The good news for Wisconsin’s leisure and hospitality sector is that it added 15,000 jobs from May to June.
The bad news is that figure is not seasonally adjusted and doesn’t account for the sector’s expected uptick in employment as tourism activity picks up around Wisconsin.
Seasonally adjusted figures released Thursday by the state Department of Workforce Development show Wisconsin lost 4,500 leisure and hospitality jobs from May to June, including a decline of 3,400 in arts, entertainment and recreation.
Essentially, the leisure and hospitality sector did not add as many jobs as would be expected for the time of year.
The loss of 4,500 jobs was enough to swing overall private sector job growth in the state to a loss with Wisconsin dropping 1,700 jobs from May to June.
Durable goods manufacturing, on the other hand, added a seasonally adjusted 2,600 jobs and professional, scientific and technical services added 2,900.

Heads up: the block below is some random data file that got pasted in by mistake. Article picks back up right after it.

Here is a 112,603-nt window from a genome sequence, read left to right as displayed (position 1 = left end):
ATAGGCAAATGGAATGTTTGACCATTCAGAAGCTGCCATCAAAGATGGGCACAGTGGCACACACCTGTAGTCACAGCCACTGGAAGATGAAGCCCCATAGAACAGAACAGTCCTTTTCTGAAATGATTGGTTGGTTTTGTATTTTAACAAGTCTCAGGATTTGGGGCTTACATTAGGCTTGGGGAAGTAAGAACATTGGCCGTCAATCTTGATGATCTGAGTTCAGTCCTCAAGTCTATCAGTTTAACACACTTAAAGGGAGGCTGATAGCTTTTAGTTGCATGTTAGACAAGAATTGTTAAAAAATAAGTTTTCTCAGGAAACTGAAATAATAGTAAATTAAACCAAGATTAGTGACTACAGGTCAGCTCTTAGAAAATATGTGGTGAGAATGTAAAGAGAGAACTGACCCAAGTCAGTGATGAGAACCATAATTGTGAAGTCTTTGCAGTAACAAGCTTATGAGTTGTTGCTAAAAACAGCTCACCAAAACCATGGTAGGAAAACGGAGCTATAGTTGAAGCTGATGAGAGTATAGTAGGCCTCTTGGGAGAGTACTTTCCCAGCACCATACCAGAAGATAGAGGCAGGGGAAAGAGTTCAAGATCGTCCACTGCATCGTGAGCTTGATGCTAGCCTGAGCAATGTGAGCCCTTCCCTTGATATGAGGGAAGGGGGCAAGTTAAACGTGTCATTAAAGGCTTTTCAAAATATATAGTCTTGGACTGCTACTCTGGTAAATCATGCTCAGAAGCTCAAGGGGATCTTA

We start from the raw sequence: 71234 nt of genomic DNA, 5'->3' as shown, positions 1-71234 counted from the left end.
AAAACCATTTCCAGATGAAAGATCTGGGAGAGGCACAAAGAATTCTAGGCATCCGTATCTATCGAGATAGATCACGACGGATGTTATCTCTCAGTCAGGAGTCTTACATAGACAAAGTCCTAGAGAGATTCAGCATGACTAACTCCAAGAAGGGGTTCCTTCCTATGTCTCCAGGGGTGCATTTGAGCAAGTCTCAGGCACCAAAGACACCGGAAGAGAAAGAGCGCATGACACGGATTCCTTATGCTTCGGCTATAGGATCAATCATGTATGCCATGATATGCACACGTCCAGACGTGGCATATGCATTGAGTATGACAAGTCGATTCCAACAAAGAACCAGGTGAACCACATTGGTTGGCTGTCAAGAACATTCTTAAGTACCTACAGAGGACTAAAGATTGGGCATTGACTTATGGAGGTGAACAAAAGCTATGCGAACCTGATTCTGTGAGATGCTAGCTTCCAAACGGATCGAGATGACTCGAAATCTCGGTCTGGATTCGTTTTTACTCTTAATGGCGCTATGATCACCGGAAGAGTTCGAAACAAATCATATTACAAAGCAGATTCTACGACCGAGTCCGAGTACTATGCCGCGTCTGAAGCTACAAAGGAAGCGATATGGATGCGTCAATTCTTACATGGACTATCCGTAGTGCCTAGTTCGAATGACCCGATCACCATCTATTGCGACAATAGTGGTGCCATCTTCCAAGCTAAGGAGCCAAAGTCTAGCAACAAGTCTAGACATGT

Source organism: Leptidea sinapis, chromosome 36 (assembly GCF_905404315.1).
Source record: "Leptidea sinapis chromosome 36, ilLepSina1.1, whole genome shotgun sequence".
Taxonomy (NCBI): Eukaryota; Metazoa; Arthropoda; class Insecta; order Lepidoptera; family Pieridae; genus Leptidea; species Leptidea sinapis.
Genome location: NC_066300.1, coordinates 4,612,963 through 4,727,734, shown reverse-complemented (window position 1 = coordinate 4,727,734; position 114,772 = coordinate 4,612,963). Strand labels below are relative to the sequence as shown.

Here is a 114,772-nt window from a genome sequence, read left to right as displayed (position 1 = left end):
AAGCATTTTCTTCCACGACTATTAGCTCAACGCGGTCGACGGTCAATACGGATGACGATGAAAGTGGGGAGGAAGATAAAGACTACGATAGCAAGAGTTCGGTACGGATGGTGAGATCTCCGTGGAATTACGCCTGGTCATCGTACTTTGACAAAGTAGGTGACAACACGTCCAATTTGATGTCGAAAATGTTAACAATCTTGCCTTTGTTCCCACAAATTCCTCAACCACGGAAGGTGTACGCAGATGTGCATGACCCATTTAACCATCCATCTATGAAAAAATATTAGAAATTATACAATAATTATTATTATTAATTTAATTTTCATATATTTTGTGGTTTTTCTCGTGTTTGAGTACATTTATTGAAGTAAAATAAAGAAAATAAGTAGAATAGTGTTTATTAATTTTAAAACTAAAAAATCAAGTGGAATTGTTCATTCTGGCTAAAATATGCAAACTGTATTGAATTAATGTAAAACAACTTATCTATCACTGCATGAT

Dennis Winters, chief labor market economist at DWD, suggested a few possibilities explain the underperformance of leisure and hospitality including a tight labor market, issues with visas used to bring international workers to areas like the Wisconsin Dells, and fewer people working multiple jobs.
The idea behind the last explanation is that rising wages have made it easier for people to opt to work just one job, potentially making it harder for sectors that often rely on part-time help.
“Restaurants and bars and accommodations are looking for help all over,” Winters said.
The Wisconsin labor market continues to be tight with an unemployment rate in June of 2.9%, unchanged from May. The state’s labor force participation rate dipped a tenth to 66.4% and is down three-tenths of a point over the past year, but it remains more than 4 percentage points better than the national labor force participation rate.